EVENTS | VIEW CALENDAR
Colorado State University biochemists receive $7.8M grant to study how chromosomes “unravel” genetic info
FORT COLLINS, Colo.—With a $7.8 million, five-year grant from NIH's National Institute of General Medical Sciences (NIGMS) in their pockets to help out, a team of biochemists at Colorado State University (CSU) will investigate more fully how chromosomes allow genes to do their jobs.
Under the leadership of professors Jennifer Nyborg, Karolin Luger and Laurie Stargell, the university will study how the basic unit that tightly packages DNA into chromosomes, known as a nucleosome, unfolds and disassembles to expose genes that give cells their biological traits.
"Because the nucleosome plays a pivotal role in gene expression, finding ways to manipulate its assembly and disassembly are of great biological and potentially therapeutic interest," says Peter Preusch, who oversees biophysics grants at NIGMS. "With their strong scientific connections—both between each other and their subprojects—Dr. Nyborg and her colleagues are uniquely positioned to detail the mechanisms of these processes."
"The question that we're asking is very fundamental to life, and the environment here at CSU, and in the Department of Biochemistry and Molecular Biology, gives us a significant edge," Nyborg said.
In every living cell, bulky proteins must maneuver through the densely packed nucleosomes to access the genes so that the DNA can be copied—first into RNA and then into protein. That process occurs at thousands of genes in every cell in the body and results in giving each cell its unique instructions—for example, telling a liver cell how to be a liver cell and not a brain cell.
But scientists have limited understanding of how the cell gains access to individual genes that are tightly compacted into chromosomes, the team at CSU notes.
"We know that nucleosomes serve to compact the DNA to fit into a cell nucleus; what remains a long-standing mystery is how genes—encoded by the DNA—are unwound from the nucleosomes to allow access for copying their instructions into proteins, with a specific biological outcome for the cell," Nyborg said. "The cell faces an enormous paradox—it must tightly wrap the DNA around nucleosomes for compaction, but at the same time it must unwrap the DNA at specific sites to turn a gene on."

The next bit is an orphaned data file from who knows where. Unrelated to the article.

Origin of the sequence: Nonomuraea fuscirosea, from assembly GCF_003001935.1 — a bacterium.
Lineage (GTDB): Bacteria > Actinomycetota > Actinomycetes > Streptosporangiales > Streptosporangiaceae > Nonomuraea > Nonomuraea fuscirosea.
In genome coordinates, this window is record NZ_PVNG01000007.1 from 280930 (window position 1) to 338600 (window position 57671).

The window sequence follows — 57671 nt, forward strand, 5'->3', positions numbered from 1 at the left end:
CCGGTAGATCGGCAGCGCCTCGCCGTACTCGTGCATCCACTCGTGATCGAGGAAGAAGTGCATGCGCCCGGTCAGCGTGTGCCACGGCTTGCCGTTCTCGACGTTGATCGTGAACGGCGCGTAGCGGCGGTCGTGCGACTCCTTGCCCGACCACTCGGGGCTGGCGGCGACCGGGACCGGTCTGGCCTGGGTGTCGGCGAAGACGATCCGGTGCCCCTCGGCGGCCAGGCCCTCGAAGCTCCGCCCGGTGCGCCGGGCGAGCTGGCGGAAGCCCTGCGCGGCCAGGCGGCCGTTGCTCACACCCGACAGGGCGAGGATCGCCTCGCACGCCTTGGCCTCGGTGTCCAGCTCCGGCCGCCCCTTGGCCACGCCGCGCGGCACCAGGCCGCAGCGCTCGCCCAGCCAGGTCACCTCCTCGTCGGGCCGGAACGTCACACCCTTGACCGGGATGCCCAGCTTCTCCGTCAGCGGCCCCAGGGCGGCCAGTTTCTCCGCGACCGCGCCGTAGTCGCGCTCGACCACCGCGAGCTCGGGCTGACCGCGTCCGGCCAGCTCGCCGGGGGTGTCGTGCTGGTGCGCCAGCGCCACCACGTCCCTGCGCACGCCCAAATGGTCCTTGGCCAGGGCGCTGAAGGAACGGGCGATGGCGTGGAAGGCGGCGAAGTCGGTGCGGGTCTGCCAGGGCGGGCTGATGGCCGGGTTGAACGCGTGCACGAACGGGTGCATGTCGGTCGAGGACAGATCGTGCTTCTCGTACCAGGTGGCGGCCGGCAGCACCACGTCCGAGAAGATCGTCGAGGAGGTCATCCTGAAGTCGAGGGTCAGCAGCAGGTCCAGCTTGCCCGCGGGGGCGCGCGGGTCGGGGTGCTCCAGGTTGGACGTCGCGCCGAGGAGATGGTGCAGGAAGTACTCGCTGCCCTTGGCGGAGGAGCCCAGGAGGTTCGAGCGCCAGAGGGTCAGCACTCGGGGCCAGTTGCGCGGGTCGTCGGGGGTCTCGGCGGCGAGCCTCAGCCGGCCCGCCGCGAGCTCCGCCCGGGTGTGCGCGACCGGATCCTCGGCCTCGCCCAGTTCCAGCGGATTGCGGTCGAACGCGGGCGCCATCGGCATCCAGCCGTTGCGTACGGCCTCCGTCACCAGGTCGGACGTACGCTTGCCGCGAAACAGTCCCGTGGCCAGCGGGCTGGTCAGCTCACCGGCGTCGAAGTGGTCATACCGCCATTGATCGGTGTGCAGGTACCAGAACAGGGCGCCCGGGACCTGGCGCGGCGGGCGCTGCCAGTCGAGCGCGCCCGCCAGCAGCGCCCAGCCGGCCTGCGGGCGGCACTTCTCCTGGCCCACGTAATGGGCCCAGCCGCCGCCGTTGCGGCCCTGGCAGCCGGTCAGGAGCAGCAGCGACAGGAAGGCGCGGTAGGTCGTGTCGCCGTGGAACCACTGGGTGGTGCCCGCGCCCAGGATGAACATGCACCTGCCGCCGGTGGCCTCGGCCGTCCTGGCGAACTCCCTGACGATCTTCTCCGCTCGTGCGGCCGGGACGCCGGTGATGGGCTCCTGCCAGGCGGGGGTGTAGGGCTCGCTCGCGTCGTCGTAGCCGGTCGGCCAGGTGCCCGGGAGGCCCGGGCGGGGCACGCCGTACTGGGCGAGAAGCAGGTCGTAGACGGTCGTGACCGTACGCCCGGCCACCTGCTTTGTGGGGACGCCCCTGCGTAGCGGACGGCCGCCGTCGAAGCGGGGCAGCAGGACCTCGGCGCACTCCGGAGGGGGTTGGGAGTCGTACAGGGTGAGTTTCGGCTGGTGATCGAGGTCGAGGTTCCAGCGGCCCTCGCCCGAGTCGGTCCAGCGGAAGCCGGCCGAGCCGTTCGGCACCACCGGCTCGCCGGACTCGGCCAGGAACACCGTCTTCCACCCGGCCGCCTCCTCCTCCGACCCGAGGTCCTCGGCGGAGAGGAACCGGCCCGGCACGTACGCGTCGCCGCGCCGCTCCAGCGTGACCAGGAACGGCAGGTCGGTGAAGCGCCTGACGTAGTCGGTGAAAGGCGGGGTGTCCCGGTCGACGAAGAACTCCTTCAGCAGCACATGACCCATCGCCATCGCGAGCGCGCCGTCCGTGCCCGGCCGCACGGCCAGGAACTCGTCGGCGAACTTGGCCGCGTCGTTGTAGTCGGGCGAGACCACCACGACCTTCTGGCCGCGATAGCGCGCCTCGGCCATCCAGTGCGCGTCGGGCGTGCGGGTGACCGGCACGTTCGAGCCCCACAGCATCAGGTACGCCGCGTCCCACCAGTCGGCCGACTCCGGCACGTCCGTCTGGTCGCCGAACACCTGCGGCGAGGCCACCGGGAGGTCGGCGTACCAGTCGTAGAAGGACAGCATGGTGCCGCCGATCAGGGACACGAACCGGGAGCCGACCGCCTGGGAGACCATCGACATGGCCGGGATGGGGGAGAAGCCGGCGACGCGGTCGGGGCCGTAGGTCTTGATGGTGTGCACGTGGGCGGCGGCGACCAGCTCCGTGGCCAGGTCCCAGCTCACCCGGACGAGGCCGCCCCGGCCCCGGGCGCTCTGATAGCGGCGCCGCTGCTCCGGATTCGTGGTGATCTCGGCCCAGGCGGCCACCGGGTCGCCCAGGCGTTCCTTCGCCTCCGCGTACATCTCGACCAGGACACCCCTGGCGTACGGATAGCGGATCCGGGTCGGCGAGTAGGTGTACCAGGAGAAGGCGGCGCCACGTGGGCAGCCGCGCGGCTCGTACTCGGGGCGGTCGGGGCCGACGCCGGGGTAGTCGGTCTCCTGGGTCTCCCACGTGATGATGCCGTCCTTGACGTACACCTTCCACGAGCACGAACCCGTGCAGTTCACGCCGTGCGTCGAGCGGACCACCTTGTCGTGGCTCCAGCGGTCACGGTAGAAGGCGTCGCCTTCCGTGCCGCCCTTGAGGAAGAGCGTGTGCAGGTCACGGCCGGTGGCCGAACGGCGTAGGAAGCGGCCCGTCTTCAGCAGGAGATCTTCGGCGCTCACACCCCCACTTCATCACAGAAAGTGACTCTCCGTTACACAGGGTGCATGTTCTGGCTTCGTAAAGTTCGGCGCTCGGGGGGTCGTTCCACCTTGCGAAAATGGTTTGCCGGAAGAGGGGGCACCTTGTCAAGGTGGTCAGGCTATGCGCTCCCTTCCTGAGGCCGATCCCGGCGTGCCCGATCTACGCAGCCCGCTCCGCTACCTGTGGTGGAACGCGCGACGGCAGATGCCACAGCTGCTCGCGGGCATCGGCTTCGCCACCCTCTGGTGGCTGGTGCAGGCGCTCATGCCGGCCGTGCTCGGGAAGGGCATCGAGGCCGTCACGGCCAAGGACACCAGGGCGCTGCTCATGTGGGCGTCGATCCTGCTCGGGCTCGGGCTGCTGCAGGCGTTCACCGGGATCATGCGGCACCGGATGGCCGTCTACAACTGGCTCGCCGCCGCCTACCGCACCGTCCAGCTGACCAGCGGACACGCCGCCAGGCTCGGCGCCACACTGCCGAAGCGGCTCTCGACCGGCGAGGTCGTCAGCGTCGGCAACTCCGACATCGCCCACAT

The key to this process is manipulating the nucleosomes. The cell must strategically move or remove nucleosomes from the DNA to gain access to the underlying gene.
To understand more about how genes function in their densely packed intracellular environment, the three women will tackle three separate but highly interdependent biochemistry research projects through the grant:
Nyborg will tackle basic biochemistry that will reveal how the nucleosomes are disassembled to expose the DNA of the gene. She has developed a unique experimental system in a test-tube that resembles the process of nucleosome movement in a living cell. This system will provide a much greater understanding of nucleosome dynamics.
Luger's experiments will focus on a protein that facilitates the assembly and disassembly of the nucleosome on the DNA. She will gain an atomic level understanding of the mechanisms that cause nucleosomes to move off the DNA when genes are turned on.
Stargell, whose specialty is yeast genetics, will study the movement of nucleosomes when genes are turned on in living cells. Although her studies will be performed in yeast, the nucleosomes are evolutionarily conserved, meaning they're the same whether they're in a yeast cell or a human cell. Her work is an essential complement to the test-tube experiments conducted in the Luger and Nyborg laboratories. Stargell's research focuses on the basic mechanisms that govern genes, which is particularly important since many human diseases (including cancer) are caused by abnormal gene regulation.